Legacy of colonialism haunts India, 65 years after independence

People across India will hit the streets Wednesday in celebration. Colorful kites will decorate the skies, symbolizing the country’s anniversary of freedom from British rule.

But 65 years on, some believe England’s colonialism still haunts the country.­

While India has come a long way since gaining independence in 1947, it’s still faced with ongoing hardships that were shaped by the British Empire's domination of the country.

Modern India has the second-fastest growing economy in the world, but according to the International Monetary Fund’s (IMF) 2012 World Economic Outlook Report, it's still a developing nation.

And more than six decades after the end of Britain’s colonial rule, the question remains whether India’s economy would be better off had England never taken over the country.

The Indian economy was the second-largest in the world – until the British arrived. In fact, British economist Angus Maddison argues that India’s share of the global income went from 27 per cent in 1700 to 3.8 per cent in 1950.

And while Europe and the US benefited from the Industrial Revolution, India’s economy stayed stagnant for 90 years.

Reasons for the country’s stagnation include Britain's establishment of an agricultural base in India, thereby providing cheap raw materials to England at the cost of local citizens.

A study by Maddison entitled “The Economic and Social Impact of Colonial Rule in India” states that the British welcomed Indian economic development if it benefited their markets – but refused to help in areas where they saw conflict with their own interests.

The direct results were devastating. India was left as an economically underdeveloped nation marked by hunger, poverty, and a low national income.

Recovering from such devastation doesn’t happen overnight, and India is still struggling to win its battle with poverty.

In 2011, the World Bank stated that 32.7 per cent of Indians live below the international poverty line of $1.25 per day, while 68.7 per cent – about eight hundred and thirty million people – live on less than $2 per day (this number includes those living on $1.25 or less a day).

It’s a situation that is reminiscent – and perhaps a direct result – of the 40 famines India faced under British rule, which led to the deaths of 59 million people.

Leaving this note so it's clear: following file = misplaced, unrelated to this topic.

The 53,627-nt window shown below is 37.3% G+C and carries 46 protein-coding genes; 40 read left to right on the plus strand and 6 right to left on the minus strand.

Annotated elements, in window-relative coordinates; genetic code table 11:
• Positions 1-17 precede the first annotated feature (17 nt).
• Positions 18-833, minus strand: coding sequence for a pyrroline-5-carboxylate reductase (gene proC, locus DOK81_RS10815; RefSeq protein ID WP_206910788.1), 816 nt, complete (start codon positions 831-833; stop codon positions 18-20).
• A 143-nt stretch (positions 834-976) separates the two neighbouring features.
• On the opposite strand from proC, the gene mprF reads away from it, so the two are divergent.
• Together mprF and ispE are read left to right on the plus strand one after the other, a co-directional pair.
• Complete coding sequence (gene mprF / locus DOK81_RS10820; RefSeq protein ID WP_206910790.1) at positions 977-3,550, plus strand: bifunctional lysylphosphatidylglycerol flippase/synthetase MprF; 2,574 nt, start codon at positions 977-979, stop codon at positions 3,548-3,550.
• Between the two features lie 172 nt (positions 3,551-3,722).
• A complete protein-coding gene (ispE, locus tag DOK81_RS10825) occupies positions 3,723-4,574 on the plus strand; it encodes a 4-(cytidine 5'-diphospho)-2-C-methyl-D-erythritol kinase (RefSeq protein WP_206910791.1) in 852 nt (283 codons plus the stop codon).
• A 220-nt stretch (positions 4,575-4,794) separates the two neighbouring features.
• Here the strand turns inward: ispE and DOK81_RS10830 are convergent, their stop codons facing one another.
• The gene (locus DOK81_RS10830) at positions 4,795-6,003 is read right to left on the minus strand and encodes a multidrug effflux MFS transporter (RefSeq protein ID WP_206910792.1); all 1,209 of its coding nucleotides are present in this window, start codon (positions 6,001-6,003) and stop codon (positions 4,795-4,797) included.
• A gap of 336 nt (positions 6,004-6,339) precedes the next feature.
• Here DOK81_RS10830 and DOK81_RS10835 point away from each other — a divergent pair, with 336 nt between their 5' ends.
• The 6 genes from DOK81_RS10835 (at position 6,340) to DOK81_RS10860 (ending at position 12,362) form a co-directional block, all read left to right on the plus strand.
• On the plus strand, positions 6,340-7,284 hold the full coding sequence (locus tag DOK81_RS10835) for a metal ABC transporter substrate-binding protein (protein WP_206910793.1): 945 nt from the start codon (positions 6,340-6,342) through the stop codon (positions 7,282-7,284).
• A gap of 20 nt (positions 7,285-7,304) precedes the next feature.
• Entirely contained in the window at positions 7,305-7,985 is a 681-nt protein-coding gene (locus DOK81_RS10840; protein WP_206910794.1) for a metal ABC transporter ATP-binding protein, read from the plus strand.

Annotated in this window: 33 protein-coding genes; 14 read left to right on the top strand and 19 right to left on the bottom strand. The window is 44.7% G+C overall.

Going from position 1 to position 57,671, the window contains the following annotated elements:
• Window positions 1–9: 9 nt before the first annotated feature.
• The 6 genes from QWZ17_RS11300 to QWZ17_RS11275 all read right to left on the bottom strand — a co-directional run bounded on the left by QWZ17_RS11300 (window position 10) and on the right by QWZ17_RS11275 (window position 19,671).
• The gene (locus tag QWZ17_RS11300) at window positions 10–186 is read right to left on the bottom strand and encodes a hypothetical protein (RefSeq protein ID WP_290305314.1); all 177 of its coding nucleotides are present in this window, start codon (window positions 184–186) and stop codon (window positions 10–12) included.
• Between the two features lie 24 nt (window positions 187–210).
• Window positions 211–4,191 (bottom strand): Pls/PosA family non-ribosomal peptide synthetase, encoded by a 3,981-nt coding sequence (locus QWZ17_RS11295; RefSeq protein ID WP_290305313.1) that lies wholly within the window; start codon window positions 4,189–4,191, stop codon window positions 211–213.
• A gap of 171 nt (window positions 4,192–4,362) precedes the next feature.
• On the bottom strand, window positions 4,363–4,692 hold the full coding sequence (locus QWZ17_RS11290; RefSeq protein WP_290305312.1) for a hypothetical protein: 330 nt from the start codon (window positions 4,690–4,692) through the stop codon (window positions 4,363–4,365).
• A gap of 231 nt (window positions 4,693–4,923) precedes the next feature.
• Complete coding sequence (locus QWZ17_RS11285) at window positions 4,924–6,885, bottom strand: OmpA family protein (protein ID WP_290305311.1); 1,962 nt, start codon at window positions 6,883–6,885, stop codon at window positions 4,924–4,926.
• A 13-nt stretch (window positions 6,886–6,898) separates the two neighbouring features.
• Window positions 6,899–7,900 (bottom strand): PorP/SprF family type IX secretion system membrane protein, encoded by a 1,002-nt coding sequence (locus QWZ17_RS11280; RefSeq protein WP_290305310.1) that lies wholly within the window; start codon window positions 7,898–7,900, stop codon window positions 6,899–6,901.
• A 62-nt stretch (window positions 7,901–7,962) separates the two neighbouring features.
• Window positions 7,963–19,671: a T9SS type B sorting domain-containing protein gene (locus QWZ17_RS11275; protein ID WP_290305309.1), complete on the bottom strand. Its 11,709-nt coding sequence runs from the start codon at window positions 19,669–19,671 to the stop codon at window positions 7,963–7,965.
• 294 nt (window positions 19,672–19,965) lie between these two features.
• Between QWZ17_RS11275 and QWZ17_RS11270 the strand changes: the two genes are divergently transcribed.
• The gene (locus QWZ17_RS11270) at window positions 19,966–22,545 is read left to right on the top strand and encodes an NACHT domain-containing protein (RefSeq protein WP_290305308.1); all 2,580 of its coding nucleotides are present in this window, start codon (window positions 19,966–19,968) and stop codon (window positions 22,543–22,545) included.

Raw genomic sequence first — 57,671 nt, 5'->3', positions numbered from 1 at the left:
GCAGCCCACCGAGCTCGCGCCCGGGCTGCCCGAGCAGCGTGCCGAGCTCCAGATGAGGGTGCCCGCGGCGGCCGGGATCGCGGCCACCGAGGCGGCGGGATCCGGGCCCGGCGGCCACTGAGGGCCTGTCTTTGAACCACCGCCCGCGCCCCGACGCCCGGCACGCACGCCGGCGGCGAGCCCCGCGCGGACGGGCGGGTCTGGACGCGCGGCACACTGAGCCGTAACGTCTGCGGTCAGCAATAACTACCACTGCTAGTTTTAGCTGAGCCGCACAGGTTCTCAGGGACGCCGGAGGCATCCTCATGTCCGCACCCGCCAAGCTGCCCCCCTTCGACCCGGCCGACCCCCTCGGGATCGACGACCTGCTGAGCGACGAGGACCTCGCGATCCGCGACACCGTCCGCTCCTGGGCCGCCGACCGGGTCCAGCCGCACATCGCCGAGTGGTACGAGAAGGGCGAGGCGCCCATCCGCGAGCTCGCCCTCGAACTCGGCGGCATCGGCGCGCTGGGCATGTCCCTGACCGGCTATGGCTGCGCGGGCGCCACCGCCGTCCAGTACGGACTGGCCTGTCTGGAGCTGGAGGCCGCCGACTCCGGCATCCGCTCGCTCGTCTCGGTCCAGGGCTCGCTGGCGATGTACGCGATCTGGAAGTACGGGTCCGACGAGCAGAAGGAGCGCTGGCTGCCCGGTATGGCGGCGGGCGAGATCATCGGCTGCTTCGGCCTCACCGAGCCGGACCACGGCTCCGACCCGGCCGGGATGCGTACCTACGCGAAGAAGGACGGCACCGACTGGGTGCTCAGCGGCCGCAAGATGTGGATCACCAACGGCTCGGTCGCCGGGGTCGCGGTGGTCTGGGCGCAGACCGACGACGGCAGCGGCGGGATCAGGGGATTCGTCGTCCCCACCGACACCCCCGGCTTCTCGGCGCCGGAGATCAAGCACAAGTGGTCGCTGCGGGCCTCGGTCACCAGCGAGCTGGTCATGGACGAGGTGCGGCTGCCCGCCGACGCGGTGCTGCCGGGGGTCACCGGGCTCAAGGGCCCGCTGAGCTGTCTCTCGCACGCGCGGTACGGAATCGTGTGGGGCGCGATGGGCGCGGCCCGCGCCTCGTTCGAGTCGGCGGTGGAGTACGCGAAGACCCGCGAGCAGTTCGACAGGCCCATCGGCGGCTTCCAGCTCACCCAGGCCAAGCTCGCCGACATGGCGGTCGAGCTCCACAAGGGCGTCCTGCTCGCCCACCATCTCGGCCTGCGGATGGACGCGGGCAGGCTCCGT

Today, Britain is seemingly trying to make up for its less-than-impressive history with India, sending the country approximately $439 million a year in aid.

While the handout may make London feel warm inside, it hasn’t been met with open arms by New Dehli.

“We do not require the aid,” India’s Finance Minister, Pranab Mukherjee, said in a statement to Parliament in February.

“It is a peanut in our total development exercises,” he said.

And Mukherjee isn’t the only one who feels this way.

“It’s a tiny amount, relative both to India’s needs and government spending. It’s not that we don’t have a huge development problem – we do. But these are really things that we must do with our own resources,” Economics Professor Jayati Ghosh told RT.

“The amount of money the British provide is so little that it’s really not noticed,” she said.

It’s these sentiments that have stung the egos of many who stand behind the UK’s spending allowance to India.  

Officials at Britain’s Department for International Development told the Indian government that canceling the spending would cause “grave political embarrassment” for Britain, the Telegraph reported.

The UK seems keen on continuing to send money to India – which has many wondering whether the country is still stuck in a colonial mindset.

“I think the notion that we are dependent on the former masters coming and dolling out bits of money or advice to solve our poverty is mistaken… people don’t think the US and Europe have all the answers anymore,”
Ghosh said.

India’s freedom to defend itself as an independent nation is one of many reasons the country will be celebrating on Wednesday. And as the festivities get underway, many will undoubtedly take time to ponder how differently India might look if its history books were filled with a different story.